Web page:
"Sleep happens" – it's time to stop micromanaging your nights, says sleep specialist

Person turning their morning alarm clock off from their bed
(Image credit: Getty Images)

When you think about how well you are sleeping, one factor that probably comes into it is the number of hours you're clocking up each night. All of today's best sleep trackers report this kind of data. But focusing on these numbers could be doing more harm than good, according to Angela Kondinska, a neuroscientist and sleep specialist who works with Emma (one of our best mattress brands). 

"There's a very strong focus on eight hours – that this is the solution for everybody," she says. "I believe a lot of this focus is also the stress around sleep." Rather than setting a mental timer and getting frustrated if you don't hit your hourly goal, here's what to do instead...

1. Explore what works for you

When working out your ideal bedtime routine, don't get too hung up on following external 'rules'. The best approach will always be whatever what works for you.

"It's all about focusing away from micromanaging sleep," she continues. "The more we say, 'Okay, you have to do this, [the more] stress builds up, and then we end up sleeping less because of the stress. And then it creates this cascade."

Instead she suggests trying out whatever methods appeal to you. "Allow yourself to explore in a curious way. There's a long list of sleep tips. Try out different things… and see what works," says Angela. "If [one thing] doesn't work, that's okay, because there's something else that will work."

2. Think about the hours either side of sleep

Rather than concentrating entirely on the time that you're asleep for, Angela recommends widening that out to include the hours either side of bedtime. Figure out a bedtime routine that works for you – that might include saving special activities for bedtime, using music to relax you, trying a bedtime box, or even just adding some structure with something like the 10-3-2-1-0 sleep method.

And while you're at it, take a look at your morning wakeup habits. If you're finding you're hanging about in bed for too long or developing an over-reliance on the snooze button, the 3-2-1 method might be the solution for you. 

Man lying in bed with eyes closed and Airpods in

A little bedtime listening can help you relax and drift off (Image credit: Getty Images)

3. Give it time

While you're figuring out your routine, don't expect instant results. You need to give each technique at least a few nights' trial to give it a fair chance. "What usually brings a lot of relaxation is repetitiveness – our brains love being able to predict something," says Angela. Sleep studies are never just one night; they're run over a few weeks in order to see the effects.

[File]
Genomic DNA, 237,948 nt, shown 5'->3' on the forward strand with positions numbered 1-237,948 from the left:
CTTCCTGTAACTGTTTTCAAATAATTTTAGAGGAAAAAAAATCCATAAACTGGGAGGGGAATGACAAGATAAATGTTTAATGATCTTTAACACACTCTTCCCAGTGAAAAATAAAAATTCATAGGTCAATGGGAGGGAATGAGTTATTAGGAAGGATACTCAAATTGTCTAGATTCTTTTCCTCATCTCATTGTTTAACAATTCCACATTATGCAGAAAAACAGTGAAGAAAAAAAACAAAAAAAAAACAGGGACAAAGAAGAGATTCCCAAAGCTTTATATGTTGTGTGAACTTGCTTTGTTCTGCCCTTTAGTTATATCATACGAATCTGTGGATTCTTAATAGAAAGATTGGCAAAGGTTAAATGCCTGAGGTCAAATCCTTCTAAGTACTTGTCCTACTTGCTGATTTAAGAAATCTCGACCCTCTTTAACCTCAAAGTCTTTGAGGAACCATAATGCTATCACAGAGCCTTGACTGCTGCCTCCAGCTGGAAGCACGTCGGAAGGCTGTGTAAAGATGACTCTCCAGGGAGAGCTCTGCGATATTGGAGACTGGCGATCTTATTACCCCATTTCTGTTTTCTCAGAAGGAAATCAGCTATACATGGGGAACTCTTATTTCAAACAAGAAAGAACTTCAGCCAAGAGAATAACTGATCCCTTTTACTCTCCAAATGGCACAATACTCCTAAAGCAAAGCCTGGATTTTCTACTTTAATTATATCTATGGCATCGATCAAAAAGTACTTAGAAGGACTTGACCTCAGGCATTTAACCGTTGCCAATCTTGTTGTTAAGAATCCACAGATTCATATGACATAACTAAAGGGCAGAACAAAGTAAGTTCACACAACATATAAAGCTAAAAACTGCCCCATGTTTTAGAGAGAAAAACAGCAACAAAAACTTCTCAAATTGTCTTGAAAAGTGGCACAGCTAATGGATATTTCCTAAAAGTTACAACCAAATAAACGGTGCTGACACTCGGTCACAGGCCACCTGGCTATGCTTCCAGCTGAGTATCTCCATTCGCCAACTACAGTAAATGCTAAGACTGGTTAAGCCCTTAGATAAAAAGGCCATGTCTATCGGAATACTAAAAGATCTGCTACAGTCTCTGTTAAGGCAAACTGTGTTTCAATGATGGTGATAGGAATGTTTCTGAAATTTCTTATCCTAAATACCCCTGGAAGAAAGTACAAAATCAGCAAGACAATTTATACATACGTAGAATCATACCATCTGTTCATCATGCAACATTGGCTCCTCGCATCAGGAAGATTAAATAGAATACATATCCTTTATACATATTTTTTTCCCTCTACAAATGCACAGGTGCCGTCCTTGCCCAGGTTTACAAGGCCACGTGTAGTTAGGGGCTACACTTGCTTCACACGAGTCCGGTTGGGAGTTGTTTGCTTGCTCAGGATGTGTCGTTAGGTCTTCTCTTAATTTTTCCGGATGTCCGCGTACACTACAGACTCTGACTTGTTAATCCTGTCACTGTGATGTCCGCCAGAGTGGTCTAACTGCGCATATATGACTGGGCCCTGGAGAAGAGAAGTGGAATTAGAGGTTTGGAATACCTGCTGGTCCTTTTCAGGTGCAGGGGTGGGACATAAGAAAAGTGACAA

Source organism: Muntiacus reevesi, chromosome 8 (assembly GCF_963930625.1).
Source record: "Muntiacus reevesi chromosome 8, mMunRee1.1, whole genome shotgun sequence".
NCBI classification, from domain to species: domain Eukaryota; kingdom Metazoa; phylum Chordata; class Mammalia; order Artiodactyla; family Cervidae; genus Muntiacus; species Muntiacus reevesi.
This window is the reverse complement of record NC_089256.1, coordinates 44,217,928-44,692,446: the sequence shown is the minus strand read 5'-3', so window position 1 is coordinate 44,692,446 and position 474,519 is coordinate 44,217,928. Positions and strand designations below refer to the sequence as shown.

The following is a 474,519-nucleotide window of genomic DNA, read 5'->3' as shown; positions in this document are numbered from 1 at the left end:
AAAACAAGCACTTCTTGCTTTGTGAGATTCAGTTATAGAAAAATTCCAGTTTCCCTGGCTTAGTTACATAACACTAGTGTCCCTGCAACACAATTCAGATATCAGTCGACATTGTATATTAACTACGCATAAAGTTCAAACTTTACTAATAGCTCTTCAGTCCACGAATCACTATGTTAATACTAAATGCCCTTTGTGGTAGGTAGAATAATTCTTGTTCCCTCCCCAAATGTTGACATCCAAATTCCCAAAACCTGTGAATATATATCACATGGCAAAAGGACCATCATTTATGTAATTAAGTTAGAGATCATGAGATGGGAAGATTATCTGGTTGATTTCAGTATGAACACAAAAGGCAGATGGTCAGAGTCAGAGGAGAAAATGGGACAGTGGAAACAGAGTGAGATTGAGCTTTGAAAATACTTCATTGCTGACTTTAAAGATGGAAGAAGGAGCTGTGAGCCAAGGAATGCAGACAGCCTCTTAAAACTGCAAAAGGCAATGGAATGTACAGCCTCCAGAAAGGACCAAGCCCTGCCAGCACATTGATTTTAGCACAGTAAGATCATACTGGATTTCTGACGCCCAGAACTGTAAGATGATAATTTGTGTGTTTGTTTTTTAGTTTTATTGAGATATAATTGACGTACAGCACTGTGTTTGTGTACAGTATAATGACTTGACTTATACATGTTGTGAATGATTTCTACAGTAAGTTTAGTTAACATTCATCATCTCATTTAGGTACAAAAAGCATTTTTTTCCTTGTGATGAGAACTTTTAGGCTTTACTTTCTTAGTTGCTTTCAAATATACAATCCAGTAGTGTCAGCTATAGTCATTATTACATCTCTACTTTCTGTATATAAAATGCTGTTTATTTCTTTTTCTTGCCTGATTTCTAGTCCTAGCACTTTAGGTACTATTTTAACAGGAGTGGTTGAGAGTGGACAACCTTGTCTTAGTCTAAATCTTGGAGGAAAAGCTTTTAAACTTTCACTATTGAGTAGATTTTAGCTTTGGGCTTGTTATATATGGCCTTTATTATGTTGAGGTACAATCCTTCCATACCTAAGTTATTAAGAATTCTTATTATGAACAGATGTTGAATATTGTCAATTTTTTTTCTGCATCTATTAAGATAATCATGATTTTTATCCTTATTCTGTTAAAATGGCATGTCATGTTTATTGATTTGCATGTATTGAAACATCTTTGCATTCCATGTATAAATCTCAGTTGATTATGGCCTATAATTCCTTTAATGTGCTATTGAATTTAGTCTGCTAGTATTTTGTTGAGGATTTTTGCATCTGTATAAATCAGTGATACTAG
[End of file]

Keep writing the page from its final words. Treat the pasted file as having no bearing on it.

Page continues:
Angela suggests repeating the same routine every night, so you become familiar with the situation, the tasks, and the order in which you do them. That will help amplify the feeling of relaxation. 

4. Listen to your body

The figure of eight hours a night isn't a hard-and-fast rule in any case. General consensus is somewhere between seven to nine hours, and how much sleep you need varies by age, too, as well as from person to person. So the best way to tell if you've had enough sleep is by listening to your body, suggests Angela. If you wake up after seven hours' sleep and you feel comfortable and awake, then that's fine. If you're an adult and you're sleeping a bit more than 8 hours but you're not having the effects of oversleeping, then that's also fine.

A woman wakes up and stretches on her bed in a bedroom

If you're feeling this perky after 7 hours sleep, that's fine (Image credit: Getty Images)

5. Don't rely on 'topping up' with naps 

Angela flags that the focus on hitting a certain nightly quota of sleep means some people will try and 'top up' with naps in the day. "[There's a belief that] we can sleep little, overnight, and then take naps to overcome the sleep debt," she says. "Something that is still important is to have a full night of sleep, and to not chop it up throughout the day." 

That's important because we need our body to go through sleep cycles – starting in light sleep, moving into deep sleep and finally REM sleep to get the full physical and mental benefits. A nap can be useful on occasion, but it's rare you'll be getting your full 90-minute sleep cycle, so it's not a substitute for sleeping in one long block. 

6. Don't panic over a few bad nights

No one likes a sleepless night, but it's not the end of the world, Angela reminds us. "Sleep happens, right?" she smiles. "It's part of life. And sometimes it's okay to have a few nights… of bad sleep."

For the vast majority of us, it's only going to be temporary. "Keep in mind that a good night is coming soon. It could be the next night; it could be in a night or two. So that's okay."

Ruth Hamilton
Homes Editor

Ruth is TechRadar's Homes Editor, reviewing and writing about everything from air fryers to vacuum cleaners to coffee machines, as well as the latest smart home gadgets. She's here to help you find the perfect kit to upgrade your home. Prior to making the shift to Homes, Ruth was TechRadar's Sleep Editor, testing and reviewing mattresses and other sleep products. She's also a Certified Sleep Science Coach.